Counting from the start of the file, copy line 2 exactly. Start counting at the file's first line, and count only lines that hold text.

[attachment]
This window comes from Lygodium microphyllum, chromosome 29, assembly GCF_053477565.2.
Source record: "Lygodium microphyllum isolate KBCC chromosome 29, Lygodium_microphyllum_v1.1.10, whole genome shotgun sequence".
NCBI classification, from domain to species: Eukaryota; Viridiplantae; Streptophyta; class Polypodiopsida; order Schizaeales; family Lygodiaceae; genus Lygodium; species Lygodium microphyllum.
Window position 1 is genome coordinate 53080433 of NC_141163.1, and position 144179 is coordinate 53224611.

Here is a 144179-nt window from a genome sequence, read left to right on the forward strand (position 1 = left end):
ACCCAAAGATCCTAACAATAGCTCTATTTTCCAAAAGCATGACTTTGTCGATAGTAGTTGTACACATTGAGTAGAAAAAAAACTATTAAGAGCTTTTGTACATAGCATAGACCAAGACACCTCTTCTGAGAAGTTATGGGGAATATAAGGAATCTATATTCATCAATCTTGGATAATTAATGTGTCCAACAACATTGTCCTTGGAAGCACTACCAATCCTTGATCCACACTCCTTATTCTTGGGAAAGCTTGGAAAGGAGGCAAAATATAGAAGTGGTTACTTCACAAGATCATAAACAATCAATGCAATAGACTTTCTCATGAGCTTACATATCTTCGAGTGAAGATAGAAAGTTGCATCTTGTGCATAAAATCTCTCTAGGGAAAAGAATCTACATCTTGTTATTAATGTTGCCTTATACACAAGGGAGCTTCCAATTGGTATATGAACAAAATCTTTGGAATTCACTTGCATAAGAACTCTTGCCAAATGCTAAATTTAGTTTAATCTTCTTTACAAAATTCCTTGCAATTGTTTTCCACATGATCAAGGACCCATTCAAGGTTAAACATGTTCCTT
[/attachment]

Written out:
Source record: "Lygodium microphyllum isolate KBCC chromosome 29, Lygodium_microphyllum_v1.1.10, whole genome shotgun sequence".